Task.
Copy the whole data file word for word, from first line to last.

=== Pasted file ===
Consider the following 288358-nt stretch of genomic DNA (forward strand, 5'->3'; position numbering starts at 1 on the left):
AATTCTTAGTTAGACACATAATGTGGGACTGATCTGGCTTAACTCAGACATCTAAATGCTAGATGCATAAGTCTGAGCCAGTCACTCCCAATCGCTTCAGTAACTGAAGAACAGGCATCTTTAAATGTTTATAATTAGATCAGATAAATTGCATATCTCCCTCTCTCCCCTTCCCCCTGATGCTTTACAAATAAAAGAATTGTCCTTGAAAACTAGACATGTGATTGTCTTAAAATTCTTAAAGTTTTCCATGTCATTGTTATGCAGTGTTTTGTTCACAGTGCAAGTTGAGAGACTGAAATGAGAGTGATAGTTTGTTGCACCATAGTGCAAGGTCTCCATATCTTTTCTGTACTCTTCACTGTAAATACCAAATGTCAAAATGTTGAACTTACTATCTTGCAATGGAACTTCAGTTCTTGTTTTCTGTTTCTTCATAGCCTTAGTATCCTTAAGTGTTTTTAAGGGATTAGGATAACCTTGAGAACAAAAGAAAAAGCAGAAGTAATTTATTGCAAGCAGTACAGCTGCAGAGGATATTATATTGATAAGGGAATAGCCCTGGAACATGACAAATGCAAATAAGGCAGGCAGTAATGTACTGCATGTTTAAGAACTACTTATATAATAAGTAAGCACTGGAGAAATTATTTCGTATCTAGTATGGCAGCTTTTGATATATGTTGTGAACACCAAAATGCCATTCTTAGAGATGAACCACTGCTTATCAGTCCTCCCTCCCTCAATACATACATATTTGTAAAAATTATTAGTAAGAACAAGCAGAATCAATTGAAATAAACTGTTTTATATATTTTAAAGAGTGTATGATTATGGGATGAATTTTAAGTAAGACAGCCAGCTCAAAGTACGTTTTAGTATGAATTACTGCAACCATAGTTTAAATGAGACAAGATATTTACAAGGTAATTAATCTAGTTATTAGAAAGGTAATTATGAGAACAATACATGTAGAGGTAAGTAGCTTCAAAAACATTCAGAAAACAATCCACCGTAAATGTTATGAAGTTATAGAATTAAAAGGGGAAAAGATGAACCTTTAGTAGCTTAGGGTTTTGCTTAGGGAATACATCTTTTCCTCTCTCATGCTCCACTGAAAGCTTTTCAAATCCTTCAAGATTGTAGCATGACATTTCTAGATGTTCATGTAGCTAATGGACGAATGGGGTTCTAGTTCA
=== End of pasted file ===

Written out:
Consider the following 288358-nt stretch of genomic DNA (forward strand, 5'->3'; position numbering starts at 1 on the left):
AATTCTTAGTTAGACACATAATGTGGGACTGATCTGGCTTAACTCAGACATCTAAATGCTAGATGCATAAGTCTGAGCCAGTCACTCCCAATCGCTTCAGTAACTGAAGAACAGGCATCTTTAAATGTTTATAATTAGATCAGATAAATTGCATATCTCCCTCTCTCCCCTTCCCCCTGATGCTTTACAAATAAAAGAATTGTCCTTGAAAACTAGACATGTGATTGTCTTAAAATTCTTAAAGTTTTCCATGTCATTGTTATGCAGTGTTTTGTTCACAGTGCAAGTTGAGAGACTGAAATGAGAGTGATAGTTTGTTGCACCATAGTGCAAGGTCTCCATATCTTTTCTGTACTCTTCACTGTAAATACCAAATGTCAAAATGTTGAACTTACTATCTTGCAATGGAACTTCAGTTCTTGTTTTCTGTTTCTTCATAGCCTTAGTATCCTTAAGTGTTTTTAAGGGATTAGGATAACCTTGAGAACAAAAGAAAAAGCAGAAGTAATTTATTGCAAGCAGTACAGCTGCAGAGGATATTATATTGATAAGGGAATAGCCCTGGAACATGACAAATGCAAATAAGGCAGGCAGTAATGTACTGCATGTTTAAGAACTACTTATATAATAAGTAAGCACTGGAGAAATTATTTCGTATCTAGTATGGCAGCTTTTGATATATGTTGTGAACACCAAAATGCCATTCTTAGAGATGAACCACTGCTTATCAGTCCTCCCTCCCTCAATACATACATATTTGTAAAAATTATTAGTAAGAACAAGCAGAATCAATTGAAATAAACTGTTTTATATATTTTAAAGAGTGTATGATTATGGGATGAATTTTAAGTAAGACAGCCAGCTCAAAGTACGTTTTAGTATGAATTACTGCAACCATAGTTTAAATGAGACAAGATATTTACAAGGTAATTAATCTAGTTATTAGAAAGGTAATTATGAGAACAATACATGTAGAGGTAAGTAGCTTCAAAAACATTCAGAAAACAATCCACCGTAAATGTTATGAAGTTATAGAATTAAAAGGGGAAAAGATGAACCTTTAGTAGCTTAGGGTTTTGCTTAGGGAATACATCTTTTCCTCTCTCATGCTCCACTGAAAGCTTTTCAAATCCTTCAAGATTGTAGCATGACATTTCTAGATGTTCATGTAGCTAATGGACGAATGGGGTTCTAGTTCA